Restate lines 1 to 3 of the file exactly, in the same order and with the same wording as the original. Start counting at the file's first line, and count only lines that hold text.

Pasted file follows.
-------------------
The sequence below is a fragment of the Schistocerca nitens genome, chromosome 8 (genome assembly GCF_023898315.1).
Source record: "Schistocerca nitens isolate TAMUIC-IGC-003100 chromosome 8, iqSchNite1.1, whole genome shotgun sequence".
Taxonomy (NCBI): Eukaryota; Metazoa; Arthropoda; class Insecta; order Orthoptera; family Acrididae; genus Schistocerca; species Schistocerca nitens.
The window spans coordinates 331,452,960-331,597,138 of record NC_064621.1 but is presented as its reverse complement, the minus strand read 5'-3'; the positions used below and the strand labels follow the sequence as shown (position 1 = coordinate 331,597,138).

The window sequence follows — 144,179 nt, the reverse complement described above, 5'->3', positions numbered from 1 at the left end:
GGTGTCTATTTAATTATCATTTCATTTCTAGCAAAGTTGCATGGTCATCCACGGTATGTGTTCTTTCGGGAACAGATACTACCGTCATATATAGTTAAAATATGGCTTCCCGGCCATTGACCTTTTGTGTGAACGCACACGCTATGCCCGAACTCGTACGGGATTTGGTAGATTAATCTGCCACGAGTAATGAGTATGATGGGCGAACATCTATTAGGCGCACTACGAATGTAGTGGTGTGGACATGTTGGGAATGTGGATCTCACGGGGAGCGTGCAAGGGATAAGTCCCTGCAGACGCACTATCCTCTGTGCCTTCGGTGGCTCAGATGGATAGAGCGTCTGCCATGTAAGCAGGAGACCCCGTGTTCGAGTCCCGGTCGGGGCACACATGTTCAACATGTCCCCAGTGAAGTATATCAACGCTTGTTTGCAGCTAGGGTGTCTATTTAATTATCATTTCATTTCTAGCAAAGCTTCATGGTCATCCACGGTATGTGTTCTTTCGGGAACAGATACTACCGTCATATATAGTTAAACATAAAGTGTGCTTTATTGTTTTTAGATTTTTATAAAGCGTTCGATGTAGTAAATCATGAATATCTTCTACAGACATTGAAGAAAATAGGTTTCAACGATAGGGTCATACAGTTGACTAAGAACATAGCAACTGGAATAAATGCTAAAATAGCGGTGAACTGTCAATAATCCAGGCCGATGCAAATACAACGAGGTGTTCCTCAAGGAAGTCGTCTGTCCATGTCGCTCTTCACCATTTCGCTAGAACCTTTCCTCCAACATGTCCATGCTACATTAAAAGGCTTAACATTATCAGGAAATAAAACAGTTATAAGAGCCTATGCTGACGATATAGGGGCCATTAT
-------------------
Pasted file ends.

The sequence below is a fragment of the Schistocerca nitens genome, chromosome 8 (genome assembly GCF_023898315.1).
Source record: "Schistocerca nitens isolate TAMUIC-IGC-003100 chromosome 8, iqSchNite1.1, whole genome shotgun sequence".
Taxonomy (NCBI): Eukaryota; Metazoa; Arthropoda; class Insecta; order Orthoptera; family Acrididae; genus Schistocerca; species Schistocerca nitens.